Looking at the Overview & History of Music Supervision!

Is this the ONLY way to break a band, artists, and musicians in today’s music industry?

Photo by The New York Public Library on Unsplash

In this first of a two-part blog, we look at the overview, history, and in the second part, we take a look at the Do’s and Don’ts on how to approach a music supervisor and a music consultant.


A music supervisor is a person who combines music and visual media together.

According to The Guild of Music Supervisors, a music supervisor is “a qualified professional who oversees all music-related aspects of film, television, advertising, video games, and other existing or emerging visual media platforms.”

In the musical theatre industry, a music supervisor is often responsible for managing a team of music directors working on any number of musical productions at any one time.

A music supervisor is a person with music expertise with sophisticated knowledge of music licensing and many negotiation techniques!

Although typically, a music supervisor proposes previously recorded songs to the director or producer of a film, advertisement, television show, trailer, promo, video game, or any other form of visual media.

A music supervisor will usually act as a liaison between the creative and business ends of the whole process.

Once a song has been approved, they approach the rights holders of that song to seek permission to license (which creates master recording licenses and synchronization licenses) and to work out the financial details of the song’s use across all media.

In many instances, the artist or songwriter of the recorded song is given the opportunity to accept or decline the synchronization of their song(s)

This position is most active within media-based industries, including live events, television, film, advertising & video gaming.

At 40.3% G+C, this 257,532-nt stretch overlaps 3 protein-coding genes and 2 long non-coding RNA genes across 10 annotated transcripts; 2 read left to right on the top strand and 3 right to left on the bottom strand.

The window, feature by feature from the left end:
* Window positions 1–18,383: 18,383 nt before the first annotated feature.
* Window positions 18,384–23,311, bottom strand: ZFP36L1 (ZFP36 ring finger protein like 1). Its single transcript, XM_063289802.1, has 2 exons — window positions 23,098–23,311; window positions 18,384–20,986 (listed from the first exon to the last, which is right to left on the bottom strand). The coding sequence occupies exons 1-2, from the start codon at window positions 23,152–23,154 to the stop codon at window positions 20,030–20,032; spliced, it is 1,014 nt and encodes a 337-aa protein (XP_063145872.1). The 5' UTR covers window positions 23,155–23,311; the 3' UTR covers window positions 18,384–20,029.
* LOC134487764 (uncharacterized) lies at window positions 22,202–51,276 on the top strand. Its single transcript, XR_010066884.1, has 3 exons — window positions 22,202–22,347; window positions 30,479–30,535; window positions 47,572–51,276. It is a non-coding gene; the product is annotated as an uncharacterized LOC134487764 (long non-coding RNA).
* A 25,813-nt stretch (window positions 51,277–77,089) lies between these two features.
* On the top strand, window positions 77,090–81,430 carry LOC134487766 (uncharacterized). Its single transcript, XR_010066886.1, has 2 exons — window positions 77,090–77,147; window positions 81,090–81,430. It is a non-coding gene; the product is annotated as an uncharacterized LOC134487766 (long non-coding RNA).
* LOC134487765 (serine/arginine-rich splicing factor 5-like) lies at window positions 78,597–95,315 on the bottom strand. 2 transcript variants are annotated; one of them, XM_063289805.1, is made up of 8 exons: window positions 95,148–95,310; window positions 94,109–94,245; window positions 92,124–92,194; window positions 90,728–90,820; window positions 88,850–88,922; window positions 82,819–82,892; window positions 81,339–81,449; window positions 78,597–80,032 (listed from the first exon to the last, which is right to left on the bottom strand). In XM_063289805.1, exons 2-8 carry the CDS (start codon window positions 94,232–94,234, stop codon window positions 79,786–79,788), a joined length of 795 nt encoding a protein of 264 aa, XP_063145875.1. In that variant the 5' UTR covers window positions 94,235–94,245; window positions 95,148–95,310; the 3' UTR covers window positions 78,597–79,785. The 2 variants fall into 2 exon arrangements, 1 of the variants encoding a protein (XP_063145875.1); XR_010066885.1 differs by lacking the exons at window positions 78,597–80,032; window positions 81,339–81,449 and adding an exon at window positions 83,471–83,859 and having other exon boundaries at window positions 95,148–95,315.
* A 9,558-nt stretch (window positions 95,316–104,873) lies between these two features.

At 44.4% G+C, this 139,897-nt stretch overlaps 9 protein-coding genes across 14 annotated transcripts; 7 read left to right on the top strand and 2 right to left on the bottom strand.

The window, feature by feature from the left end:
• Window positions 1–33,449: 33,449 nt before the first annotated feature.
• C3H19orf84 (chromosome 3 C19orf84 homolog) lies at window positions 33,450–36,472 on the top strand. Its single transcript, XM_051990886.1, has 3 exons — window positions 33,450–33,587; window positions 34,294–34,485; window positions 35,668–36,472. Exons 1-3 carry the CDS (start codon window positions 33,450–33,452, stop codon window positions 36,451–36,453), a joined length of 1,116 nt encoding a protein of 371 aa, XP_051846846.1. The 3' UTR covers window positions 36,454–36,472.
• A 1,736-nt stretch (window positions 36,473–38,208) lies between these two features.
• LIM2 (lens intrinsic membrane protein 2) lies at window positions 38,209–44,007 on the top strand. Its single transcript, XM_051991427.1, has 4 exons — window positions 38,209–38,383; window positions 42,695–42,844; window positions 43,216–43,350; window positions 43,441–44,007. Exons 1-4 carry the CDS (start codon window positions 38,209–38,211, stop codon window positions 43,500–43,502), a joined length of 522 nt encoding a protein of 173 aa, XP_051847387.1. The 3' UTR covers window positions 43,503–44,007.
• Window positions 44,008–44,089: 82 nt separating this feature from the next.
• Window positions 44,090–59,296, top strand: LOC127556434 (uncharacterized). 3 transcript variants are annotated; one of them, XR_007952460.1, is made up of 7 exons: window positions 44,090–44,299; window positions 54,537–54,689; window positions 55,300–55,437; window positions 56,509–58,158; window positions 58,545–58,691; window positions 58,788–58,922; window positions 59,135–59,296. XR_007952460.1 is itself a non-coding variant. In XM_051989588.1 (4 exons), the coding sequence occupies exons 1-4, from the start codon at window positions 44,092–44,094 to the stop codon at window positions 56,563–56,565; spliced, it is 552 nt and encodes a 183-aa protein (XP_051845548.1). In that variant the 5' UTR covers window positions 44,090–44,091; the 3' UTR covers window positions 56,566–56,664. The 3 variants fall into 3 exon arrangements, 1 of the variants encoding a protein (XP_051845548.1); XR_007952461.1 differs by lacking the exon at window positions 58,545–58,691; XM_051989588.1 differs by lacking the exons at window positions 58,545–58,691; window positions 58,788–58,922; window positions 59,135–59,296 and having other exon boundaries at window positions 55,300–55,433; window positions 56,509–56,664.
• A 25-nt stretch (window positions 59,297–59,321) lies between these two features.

Music supervisors can work within production companies, film studios, networks, music supervision companies, or even do freelance work, which seems to be commonplace today.

Photo by Elizeu Dias on Unsplash

History of Music supervision

Originally, music was used in silent films to hide mechanical noises within a theatre, like a projector. Often a musician would be present to play improvised or pre-selected pieces along with the visual images on the screen.

This led to the establishment of the soundtrack, and an emphasis on accompanying silent visual media with music.

Over time, films began hiring composers to create instrumental soundtracks to accompany films.

It became apparent to studios that when a movie included a hit song, more people were likely to see it, and because of that, more people were likely to purchase the song and album from the artist and band.

The demand for music supervisors in the production process became solid in the 80s and has continued to grow with the increase of popularity for soundtracks ever since.

While the use of songs not originally composed for the film did not save money, licensing a song made for a better understanding for the director and producer of the film, for what music was going to be used in that scene.

This led to an emerging need for selecting and licensing songs, which is how the position of the music supervisor has developed over time.

Taking advantage of the musical component has become a HUGE marketing strategy for these media outlets, placing a growing responsibility on the music supervisor/consultant — to deliver!

Over the past decade, synchronization licensing has become one of the most significant ways for an artist, band, and songwriter to gain positive exposure.

Building a relationship with a music supervisor can give an artist/band and songwriter the opportunity to spread their music on a platform that would expose them to a much larger audience.

Just to give you an idea — One of the most notable synchronization collaborations was Moby’s 1999 album ‘Play’, which was the first-ever album to have all tracks linked to a synchronization license.

The job of a music supervisor has become increasingly significant, and the importance of this crucial position continues to grow and grow.

In the next blog, we take a look at — The Do’s and Don’ts on how to contact Music supervisors and music consultants!

By Peter Moore




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Peter Moore

Peter Moore

Peter has lived New York, Los Angeles and London working in the music, film and TV industries for over three decades helping creators realize their vision.

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